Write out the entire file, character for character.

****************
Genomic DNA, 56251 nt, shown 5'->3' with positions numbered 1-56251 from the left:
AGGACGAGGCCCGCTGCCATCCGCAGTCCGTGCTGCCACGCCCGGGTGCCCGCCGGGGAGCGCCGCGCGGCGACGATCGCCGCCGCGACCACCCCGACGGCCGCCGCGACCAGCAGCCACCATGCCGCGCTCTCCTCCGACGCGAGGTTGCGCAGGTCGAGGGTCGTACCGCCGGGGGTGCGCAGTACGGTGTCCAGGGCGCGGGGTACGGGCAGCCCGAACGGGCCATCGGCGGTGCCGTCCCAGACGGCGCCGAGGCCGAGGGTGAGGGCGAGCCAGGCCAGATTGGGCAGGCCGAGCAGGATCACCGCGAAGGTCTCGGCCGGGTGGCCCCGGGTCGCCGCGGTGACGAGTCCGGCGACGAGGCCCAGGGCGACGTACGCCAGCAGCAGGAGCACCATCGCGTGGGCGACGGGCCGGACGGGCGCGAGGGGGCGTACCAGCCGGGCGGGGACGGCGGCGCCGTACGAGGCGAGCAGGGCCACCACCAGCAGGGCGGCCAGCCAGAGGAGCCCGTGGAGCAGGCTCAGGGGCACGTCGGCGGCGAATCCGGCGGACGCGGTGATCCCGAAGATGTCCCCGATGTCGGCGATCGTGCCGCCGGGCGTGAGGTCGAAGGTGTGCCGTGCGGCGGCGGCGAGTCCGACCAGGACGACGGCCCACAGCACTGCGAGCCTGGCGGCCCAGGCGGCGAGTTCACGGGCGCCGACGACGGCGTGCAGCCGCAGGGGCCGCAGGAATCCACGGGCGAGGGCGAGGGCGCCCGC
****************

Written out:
Genomic DNA, 56251 nt, shown 5'->3' with positions numbered 1-56251 from the left:
AGGACGAGGCCCGCTGCCATCCGCAGTCCGTGCTGCCACGCCCGGGTGCCCGCCGGGGAGCGCCGCGCGGCGACGATCGCCGCCGCGACCACCCCGACGGCCGCCGCGACCAGCAGCCACCATGCCGCGCTCTCCTCCGACGCGAGGTTGCGCAGGTCGAGGGTCGTACCGCCGGGGGTGCGCAGTACGGTGTCCAGGGCGCGGGGTACGGGCAGCCCGAACGGGCCATCGGCGGTGCCGTCCCAGACGGCGCCGAGGCCGAGGGTGAGGGCGAGCCAGGCCAGATTGGGCAGGCCGAGCAGGATCACCGCGAAGGTCTCGGCCGGGTGGCCCCGGGTCGCCGCGGTGACGAGTCCGGCGACGAGGCCCAGGGCGACGTACGCCAGCAGCAGGAGCACCATCGCGTGGGCGACGGGCCGGACGGGCGCGAGGGGGCGTACCAGCCGGGCGGGGACGGCGGCGCCGTACGAGGCGAGCAGGGCCACCACCAGCAGGGCGGCCAGCCAGAGGAGCCCGTGGAGCAGGCTCAGGGGCACGTCGGCGGCGAATCCGGCGGACGCGGTGATCCCGAAGATGTCCCCGATGTCGGCGATCGTGCCGCCGGGCGTGAGGTCGAAGGTGTGCCGTGCGGCGGCGGCGAGTCCGACCAGGACGACGGCCCACAGCACTGCGAGCCTGGCGGCCCAGGCGGCGAGTTCACGGGCGCCGACGACGGCGTGCAGCCGCAGGGGCCGCAGGAATCCACGGGCGAGGGCGAGGGCGCCCGC